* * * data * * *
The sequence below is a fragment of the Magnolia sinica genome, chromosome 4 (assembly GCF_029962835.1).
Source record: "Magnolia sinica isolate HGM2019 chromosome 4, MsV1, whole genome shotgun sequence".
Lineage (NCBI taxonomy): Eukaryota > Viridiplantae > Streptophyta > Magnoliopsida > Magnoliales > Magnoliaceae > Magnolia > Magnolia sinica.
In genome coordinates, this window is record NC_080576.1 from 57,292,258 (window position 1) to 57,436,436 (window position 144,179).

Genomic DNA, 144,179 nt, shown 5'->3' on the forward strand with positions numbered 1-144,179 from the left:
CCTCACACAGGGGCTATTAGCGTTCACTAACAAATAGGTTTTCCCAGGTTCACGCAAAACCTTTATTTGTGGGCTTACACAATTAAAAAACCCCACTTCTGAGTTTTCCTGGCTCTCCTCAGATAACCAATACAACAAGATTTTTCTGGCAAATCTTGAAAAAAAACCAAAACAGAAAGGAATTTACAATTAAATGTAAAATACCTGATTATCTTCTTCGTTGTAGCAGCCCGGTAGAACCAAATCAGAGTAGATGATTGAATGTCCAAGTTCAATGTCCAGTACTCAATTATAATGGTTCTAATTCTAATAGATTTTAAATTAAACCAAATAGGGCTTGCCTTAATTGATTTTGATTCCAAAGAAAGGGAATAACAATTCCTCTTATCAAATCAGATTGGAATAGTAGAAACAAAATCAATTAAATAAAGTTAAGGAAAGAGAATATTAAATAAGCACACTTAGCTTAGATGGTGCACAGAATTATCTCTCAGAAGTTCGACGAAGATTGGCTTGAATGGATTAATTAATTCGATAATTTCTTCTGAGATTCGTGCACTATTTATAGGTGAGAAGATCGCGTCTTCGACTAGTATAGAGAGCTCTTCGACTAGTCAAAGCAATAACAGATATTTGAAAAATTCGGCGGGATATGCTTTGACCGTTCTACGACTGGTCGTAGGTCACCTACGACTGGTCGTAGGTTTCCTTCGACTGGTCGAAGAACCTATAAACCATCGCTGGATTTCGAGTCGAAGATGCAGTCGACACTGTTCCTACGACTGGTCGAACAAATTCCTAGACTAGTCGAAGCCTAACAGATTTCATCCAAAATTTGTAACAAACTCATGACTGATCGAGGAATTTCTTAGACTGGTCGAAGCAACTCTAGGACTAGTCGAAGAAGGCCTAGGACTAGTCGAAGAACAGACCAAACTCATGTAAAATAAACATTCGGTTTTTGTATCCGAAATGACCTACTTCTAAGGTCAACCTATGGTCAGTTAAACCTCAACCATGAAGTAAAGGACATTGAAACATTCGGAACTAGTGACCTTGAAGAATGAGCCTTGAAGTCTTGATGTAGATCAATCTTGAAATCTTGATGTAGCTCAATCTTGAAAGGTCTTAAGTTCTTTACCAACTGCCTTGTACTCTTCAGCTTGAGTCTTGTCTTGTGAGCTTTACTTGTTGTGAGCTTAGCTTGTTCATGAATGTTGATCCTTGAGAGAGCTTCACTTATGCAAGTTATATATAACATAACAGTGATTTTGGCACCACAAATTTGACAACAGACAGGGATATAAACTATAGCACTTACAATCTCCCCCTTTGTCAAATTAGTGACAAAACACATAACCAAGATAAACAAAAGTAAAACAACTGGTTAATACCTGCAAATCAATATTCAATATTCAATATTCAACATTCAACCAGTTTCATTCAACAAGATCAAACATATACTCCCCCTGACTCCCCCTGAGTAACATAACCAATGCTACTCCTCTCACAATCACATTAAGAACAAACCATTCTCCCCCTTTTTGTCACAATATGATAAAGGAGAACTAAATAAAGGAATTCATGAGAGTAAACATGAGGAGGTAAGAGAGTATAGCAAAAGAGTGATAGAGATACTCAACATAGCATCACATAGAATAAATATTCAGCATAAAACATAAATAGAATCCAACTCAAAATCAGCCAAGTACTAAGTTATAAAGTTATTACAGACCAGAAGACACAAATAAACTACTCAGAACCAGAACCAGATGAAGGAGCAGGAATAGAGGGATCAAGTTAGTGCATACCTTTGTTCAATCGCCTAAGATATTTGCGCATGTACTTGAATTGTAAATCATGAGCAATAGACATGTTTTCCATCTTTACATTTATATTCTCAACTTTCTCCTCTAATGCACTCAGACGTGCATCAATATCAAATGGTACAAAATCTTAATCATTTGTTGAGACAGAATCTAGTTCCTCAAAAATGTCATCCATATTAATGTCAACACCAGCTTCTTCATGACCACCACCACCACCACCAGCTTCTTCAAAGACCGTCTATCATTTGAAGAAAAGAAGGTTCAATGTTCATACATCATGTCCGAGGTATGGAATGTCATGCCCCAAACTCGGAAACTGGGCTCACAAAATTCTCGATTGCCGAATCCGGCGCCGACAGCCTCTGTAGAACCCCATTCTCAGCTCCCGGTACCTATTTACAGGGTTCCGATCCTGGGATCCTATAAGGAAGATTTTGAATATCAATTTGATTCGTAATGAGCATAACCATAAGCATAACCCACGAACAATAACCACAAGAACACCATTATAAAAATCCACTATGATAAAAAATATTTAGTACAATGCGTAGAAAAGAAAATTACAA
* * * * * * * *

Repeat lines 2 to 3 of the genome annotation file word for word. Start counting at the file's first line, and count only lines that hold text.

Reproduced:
Source record: "Magnolia sinica isolate HGM2019 chromosome 4, MsV1, whole genome shotgun sequence".
Lineage (NCBI taxonomy): Eukaryota > Viridiplantae > Streptophyta > Magnoliopsida > Magnoliales > Magnoliaceae > Magnolia > Magnolia sinica.